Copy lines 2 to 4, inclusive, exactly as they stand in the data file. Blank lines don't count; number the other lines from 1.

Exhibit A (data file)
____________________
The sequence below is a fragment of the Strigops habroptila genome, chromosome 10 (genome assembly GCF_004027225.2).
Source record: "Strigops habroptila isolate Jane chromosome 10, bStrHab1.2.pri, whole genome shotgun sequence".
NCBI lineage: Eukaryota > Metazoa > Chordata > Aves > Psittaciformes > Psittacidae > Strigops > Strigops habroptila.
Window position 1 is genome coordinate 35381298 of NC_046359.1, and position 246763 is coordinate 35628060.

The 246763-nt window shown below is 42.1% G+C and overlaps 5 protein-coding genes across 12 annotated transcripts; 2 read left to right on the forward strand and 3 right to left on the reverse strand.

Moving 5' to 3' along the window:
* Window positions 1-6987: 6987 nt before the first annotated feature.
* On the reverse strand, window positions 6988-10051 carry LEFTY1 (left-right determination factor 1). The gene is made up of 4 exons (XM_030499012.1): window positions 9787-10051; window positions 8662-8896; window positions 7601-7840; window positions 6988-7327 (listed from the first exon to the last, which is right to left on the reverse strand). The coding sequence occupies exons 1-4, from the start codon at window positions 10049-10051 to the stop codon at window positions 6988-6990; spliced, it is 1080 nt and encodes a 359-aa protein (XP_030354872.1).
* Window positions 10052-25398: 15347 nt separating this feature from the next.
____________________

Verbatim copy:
Source record: "Strigops habroptila isolate Jane chromosome 10, bStrHab1.2.pri, whole genome shotgun sequence".
NCBI lineage: Eukaryota > Metazoa > Chordata > Aves > Psittaciformes > Psittacidae > Strigops > Strigops habroptila.
Window position 1 is genome coordinate 35381298 of NC_046359.1, and position 246763 is coordinate 35628060.